With the drive rollers engaged we can now move Betty using the remote control. It has moved very well on all the terrain we have tried so far and we are confident we now have the right setup ready for our first big trip next month.

First Weekend Follow-up

Well after returning from our first trip I set about sorting the list of jobs to be done. The first was to repair the Motor Mover and make something to get it up higher during transit. I came up with a load of steel as shown here.

Replacing the shredded tyre was easier than I thought (and cheaper – at less than £10) just three screws and the usual multi-screwdriver three hand operation to get it off the rim. I also decided to give it a coat of paint while I had it apart – not really my forte but it should keep the rust at bay for a while longer. Just got to paint the steel work – can’t decide between Black or Silver but I can’t wait too long as the rust has already started to form.

On Voyager herself things were easier (mostly) with the addition of key hooks at the door, coat hooks and a light in the wardrobe plus a towel rail and hooks in the bathroom.

Wardrobe Light

The designated shower area in the bathroom is definitely not big enough for us but we had an idea about using a shower curtain to protect the bits that are best kept dry. It had me wondering for a while but I decided to test the bendability of plastic curtain track. It proved perfect as you can see.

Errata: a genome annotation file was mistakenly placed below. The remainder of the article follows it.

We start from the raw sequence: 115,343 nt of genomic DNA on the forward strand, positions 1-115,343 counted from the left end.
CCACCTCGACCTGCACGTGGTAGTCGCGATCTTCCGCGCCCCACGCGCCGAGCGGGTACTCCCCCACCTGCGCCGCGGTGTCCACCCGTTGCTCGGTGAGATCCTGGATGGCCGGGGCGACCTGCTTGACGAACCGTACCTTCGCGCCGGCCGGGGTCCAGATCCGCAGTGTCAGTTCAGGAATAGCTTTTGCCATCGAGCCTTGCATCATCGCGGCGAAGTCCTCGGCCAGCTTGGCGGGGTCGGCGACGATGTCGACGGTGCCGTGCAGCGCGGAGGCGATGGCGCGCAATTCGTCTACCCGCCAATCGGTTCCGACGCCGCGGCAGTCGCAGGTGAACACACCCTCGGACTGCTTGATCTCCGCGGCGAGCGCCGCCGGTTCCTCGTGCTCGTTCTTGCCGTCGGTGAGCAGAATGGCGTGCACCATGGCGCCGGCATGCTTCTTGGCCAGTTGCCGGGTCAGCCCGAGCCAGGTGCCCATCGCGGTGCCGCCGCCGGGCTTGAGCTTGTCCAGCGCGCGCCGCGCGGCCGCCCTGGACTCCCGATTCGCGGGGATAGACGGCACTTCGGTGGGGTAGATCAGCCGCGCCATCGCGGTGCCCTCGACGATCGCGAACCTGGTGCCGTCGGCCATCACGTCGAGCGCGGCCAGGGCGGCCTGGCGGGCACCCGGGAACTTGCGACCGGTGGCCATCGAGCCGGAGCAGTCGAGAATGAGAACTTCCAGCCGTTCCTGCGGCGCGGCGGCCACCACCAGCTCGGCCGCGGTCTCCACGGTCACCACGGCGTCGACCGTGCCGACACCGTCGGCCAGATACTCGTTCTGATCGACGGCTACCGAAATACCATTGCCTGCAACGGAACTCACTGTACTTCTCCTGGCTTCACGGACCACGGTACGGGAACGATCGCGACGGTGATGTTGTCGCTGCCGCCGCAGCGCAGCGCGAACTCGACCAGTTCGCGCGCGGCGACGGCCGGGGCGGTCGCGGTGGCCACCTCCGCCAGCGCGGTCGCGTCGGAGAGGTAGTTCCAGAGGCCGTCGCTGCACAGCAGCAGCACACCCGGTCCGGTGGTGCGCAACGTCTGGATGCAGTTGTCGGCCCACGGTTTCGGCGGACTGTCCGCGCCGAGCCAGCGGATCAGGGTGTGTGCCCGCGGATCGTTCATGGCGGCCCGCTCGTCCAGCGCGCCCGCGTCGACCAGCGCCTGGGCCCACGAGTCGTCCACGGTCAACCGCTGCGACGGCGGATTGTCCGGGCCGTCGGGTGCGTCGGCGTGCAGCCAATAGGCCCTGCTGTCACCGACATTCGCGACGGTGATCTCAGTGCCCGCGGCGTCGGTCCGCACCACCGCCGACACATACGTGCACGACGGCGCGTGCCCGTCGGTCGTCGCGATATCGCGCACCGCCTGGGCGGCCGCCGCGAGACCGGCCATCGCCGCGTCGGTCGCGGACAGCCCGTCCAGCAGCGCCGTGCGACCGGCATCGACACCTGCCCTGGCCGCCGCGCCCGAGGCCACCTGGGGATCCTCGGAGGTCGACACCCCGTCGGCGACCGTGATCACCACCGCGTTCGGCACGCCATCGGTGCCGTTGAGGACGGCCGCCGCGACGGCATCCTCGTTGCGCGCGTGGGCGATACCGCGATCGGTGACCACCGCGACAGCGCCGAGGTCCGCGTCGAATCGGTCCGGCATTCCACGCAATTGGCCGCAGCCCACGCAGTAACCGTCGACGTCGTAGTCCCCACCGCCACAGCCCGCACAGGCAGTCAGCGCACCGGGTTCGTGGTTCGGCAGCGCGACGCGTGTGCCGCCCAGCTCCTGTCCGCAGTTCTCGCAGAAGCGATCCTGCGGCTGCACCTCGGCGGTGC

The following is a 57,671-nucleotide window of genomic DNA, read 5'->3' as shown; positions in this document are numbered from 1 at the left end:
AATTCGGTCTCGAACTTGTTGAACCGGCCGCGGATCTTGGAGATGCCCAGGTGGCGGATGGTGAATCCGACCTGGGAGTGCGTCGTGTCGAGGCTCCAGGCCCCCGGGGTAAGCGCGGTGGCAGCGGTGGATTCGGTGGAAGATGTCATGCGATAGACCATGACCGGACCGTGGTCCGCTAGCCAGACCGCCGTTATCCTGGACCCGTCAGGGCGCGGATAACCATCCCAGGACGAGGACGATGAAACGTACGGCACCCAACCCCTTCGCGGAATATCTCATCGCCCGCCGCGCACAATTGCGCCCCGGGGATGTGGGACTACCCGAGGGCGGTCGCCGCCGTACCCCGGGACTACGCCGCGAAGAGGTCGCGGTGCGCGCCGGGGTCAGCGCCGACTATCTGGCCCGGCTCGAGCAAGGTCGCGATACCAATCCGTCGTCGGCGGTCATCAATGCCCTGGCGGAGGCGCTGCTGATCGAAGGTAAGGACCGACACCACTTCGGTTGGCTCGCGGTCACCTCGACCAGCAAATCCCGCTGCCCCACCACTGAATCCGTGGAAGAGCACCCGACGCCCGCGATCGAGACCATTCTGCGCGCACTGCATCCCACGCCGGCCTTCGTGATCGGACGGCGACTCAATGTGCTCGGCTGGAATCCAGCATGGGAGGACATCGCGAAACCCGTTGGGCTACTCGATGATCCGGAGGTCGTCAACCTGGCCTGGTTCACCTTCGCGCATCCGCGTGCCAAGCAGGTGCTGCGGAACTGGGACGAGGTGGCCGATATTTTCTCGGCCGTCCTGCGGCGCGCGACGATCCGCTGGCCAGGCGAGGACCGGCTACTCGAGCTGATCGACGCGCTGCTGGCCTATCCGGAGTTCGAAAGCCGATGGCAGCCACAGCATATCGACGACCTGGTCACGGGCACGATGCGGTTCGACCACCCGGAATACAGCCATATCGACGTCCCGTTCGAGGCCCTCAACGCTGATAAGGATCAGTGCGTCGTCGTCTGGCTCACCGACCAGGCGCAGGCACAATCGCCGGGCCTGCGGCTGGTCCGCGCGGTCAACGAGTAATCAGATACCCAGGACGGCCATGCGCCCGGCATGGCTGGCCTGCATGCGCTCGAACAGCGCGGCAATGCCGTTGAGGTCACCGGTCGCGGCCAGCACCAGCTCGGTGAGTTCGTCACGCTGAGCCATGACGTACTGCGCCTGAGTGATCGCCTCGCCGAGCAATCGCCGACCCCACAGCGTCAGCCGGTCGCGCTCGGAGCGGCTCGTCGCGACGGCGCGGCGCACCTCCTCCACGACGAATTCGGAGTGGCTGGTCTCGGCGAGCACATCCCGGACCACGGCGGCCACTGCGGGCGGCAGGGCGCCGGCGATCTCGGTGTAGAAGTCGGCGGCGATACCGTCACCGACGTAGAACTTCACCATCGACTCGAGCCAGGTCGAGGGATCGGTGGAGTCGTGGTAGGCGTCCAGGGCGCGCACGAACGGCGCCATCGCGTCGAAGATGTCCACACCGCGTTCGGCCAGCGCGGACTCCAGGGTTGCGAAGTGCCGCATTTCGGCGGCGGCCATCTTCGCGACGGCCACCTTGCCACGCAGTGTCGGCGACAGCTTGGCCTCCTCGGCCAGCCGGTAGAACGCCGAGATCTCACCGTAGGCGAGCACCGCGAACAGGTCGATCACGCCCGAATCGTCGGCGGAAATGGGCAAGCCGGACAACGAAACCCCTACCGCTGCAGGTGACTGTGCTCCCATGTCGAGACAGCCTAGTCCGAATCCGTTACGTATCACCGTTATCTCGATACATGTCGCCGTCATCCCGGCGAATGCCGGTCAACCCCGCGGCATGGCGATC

One thing we didn’t mention before was that the 6Kg Calor Gas bottle ran out while we were away (luckily after making breakfast on our last day). The gas locker has room for two bottles so I looked at getting an exchange bottle and a second bottle from Calor. This would have cost £26 for the exchange plus £66 for a new one with an additional £40 for a Cylinder Refill Agreement. A total of £132 with a re-occurring cost of £52 for each 12Kg of gas (£4.33/Kg). My next thought was to get some larger bottles, Voyager’s specification is 2 x 7Kg bottles, but I’ve seen on other Blogs that some people have fitted larger ones. Calor sell a 13Kg bottle and a pair would just fit in the locker. The initial cost would be £216 with recurring costs of £66 for 26Kg of gas (£2.54/Kg). I then looked at Autogas which costs about £1.10 per Kg (you actually pay per litre but that’s roughly what it is per Kg). I found a 2 x 11Kg cylinder kit with all the necessary pipes etc. for £340 which is the option we decided on. A bit more upfront cost but with full refills costing £24 we save every time we fill up. The weather being what it is in the UK I reckon we will save the additional cost of this system within the first year.

Mary has also been busy looking into where we go for our next expedition. She has found and booked a long weekend at Galmpton Touring Park near Paignton, Devon for the first Bank Holiday in May. Hopefully the weather will be better than last time.


We have also booked Voyager in with Glide-rite (at the end of May) for a hydraulic levelling system, see – it’s a big scary cost but much easier than using the levelling ramps – more on that nearer the time.